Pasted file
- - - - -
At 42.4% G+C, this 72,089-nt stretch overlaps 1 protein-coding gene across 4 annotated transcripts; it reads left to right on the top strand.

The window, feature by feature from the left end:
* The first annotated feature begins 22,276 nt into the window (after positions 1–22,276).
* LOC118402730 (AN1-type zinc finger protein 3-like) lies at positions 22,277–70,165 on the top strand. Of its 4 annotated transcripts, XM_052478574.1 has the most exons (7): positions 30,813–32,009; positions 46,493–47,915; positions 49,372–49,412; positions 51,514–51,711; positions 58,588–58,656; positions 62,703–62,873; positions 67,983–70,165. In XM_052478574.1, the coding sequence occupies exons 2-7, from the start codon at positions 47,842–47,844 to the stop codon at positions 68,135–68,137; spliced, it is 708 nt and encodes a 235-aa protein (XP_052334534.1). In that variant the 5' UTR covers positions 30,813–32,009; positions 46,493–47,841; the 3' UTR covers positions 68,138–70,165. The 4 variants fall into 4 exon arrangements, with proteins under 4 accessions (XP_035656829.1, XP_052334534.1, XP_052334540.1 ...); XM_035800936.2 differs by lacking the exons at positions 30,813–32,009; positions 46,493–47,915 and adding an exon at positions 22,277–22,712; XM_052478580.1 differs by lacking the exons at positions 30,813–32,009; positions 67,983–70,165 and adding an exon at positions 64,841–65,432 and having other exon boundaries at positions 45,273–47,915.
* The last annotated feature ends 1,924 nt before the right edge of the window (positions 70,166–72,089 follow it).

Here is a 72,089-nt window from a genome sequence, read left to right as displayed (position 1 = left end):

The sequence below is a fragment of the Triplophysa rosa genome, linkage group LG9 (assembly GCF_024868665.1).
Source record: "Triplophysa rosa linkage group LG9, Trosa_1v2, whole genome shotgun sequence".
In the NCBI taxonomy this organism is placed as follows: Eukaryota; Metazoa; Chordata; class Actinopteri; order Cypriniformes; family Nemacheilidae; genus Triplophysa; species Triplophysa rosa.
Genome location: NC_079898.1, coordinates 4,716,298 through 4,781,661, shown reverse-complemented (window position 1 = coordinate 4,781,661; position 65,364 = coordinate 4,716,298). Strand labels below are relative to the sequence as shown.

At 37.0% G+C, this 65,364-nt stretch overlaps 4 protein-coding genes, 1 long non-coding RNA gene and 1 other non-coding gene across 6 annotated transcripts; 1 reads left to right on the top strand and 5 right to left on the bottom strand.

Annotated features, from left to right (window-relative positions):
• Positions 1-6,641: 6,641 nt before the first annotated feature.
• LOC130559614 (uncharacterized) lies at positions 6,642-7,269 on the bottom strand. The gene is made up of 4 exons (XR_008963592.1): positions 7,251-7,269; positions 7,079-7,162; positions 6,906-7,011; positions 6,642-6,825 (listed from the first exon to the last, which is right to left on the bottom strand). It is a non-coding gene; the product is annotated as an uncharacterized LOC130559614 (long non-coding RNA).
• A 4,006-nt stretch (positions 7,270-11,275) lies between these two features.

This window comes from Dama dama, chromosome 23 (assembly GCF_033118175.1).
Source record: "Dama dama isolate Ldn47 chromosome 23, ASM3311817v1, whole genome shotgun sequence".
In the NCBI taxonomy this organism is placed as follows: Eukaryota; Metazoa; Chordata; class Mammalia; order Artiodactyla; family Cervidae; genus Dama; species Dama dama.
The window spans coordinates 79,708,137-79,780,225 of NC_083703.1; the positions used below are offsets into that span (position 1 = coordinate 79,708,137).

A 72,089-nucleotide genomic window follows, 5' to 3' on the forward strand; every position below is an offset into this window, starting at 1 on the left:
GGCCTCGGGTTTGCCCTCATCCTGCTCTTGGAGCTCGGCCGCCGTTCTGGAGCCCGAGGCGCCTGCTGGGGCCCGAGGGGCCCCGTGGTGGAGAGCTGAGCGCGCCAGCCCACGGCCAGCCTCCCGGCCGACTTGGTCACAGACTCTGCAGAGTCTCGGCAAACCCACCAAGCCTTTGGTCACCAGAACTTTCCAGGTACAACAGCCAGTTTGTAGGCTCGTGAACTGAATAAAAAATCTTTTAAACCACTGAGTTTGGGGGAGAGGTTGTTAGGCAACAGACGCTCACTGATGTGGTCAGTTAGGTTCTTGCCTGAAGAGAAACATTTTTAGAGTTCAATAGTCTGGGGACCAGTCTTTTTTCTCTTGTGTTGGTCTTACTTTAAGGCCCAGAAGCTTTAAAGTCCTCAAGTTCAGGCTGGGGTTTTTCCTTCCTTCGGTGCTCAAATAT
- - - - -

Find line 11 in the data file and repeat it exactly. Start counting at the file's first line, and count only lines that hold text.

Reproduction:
At 37.0% G+C, this 65,364-nt stretch overlaps 4 protein-coding genes, 1 long non-coding RNA gene and 1 other non-coding gene across 6 annotated transcripts; 1 reads left to right on the top strand and 5 right to left on the bottom strand.